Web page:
Cheng Xinyi | “Antibodies” @ Palais de Tokyo


    Antenna Space is pleased to announce artist Cheng Xinyi’s group exhibition Antibodies at Palais de Tokyo in Paris, exhibits her most recent works.

    Becoming aware of our vulnerability triggered the rise of borders, fences and barriers around our bodies, homes, social circles and countries, bristled with concerns and suspicions. This situation has increased the already existing inequalities, when it comes to class privilege and exposure to risks. But in the deepening separation between public and private, we became aware that we actually touch and are touched more than we used to, which compels us to redefine our connections as well as our proximities.

    “Why should our bodies end at the skin?” asked Donna Haraway [1]. Antibodies is an exhibition attempting to think through and with skins. It aims at developing several registers of affectivity and presence through the haptic – this tactile relationship that does not require physical contact. Physical estrangement asks for a renewed sociality.

    The artists gathered for Antibodies report on caresses, whispers, breathings and threats delving into our emotional transactions and our social relationships. While the exhibition does not turn the current health crisis into a topic, the artworks, as well as the relationships woven between them, allow for an exploration of distance and touch, considering the political and poetic load of the two terms.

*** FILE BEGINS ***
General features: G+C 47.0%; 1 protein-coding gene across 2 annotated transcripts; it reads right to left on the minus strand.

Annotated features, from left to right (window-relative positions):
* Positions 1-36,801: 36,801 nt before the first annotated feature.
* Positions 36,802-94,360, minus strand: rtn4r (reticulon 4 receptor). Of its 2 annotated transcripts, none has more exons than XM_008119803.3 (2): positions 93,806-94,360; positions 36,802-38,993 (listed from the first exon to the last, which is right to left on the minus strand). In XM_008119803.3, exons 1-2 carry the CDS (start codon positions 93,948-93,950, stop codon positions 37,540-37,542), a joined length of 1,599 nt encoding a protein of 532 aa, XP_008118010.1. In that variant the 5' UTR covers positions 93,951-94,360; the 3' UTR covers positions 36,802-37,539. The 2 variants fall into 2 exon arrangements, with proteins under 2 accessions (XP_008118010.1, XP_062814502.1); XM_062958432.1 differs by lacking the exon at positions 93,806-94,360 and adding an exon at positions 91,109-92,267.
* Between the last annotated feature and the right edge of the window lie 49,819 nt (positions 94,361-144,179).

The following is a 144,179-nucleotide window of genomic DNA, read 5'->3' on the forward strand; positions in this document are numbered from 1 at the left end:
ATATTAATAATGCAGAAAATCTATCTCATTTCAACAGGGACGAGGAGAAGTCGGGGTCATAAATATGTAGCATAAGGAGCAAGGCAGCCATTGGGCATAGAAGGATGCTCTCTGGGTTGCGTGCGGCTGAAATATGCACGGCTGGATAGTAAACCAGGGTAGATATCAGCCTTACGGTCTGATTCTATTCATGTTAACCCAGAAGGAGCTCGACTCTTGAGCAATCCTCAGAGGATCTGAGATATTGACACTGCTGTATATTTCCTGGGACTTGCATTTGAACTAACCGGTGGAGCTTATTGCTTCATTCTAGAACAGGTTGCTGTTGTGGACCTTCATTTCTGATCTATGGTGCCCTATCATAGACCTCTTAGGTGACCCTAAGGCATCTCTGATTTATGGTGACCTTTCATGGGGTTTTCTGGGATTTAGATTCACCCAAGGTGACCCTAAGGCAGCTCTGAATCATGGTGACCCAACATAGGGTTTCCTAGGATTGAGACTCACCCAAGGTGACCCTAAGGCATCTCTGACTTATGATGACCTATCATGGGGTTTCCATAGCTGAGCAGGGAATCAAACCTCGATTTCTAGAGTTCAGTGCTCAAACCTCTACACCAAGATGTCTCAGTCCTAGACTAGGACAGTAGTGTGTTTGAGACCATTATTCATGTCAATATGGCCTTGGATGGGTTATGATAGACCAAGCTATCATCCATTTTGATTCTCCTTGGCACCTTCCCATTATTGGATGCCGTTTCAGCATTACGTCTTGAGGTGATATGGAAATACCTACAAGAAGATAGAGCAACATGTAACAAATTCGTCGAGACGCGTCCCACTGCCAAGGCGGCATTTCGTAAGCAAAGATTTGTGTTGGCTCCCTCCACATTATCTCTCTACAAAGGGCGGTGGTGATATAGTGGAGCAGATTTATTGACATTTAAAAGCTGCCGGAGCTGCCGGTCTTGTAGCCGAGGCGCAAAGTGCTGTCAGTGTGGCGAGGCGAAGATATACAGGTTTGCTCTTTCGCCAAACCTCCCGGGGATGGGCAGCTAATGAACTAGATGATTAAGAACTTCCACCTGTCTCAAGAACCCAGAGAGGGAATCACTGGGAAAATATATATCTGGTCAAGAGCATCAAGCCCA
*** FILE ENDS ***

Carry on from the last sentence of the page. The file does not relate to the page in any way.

The exhibition title’s polysemy then becomes clear as we embrace the new imposed norms and forms of togetherness (distancing) while opening up the horizon for a new social eroticism (touching). It also seems crucial, as Susan Sontag [2] once claimed, to substitute the military metaphors often attached to the functioning of our immune systems for a different lexicon, and get busier with hospitality. As such, Antibodies is an invitation for audiences to experience Palais de Tokyo both as a home (in vitro) and a living network (in vivo). This also means thinking differently about the ephemeral communities that Palais de Tokyo may create and gather, and more specifically the relationships that are suggested between audience and artworks.

    1. Donna Haraway, “The Cyborg Manifesto” in The Socialist Review, no. 80 (1985): 65–108.
    2. Susan Sontag, Aids and its Metaphors, New York, Farrar, Straus and Giroux, 1989: “Disease is seen as an invasion of alien organisms, to which the body responds by its own military operations, such as the mobilizing of immunological “defences,” and medicine is “aggressive.” […] The metaphor implements the way. Particularly dreaded diseases are envisaged as an alien “other”, as enemies are in modern war; and the move from the. demonization of the illness to the attribution of fault to the patient is an inevitable one, no matter if patients are thoughts of as victims.”

    Installation Views

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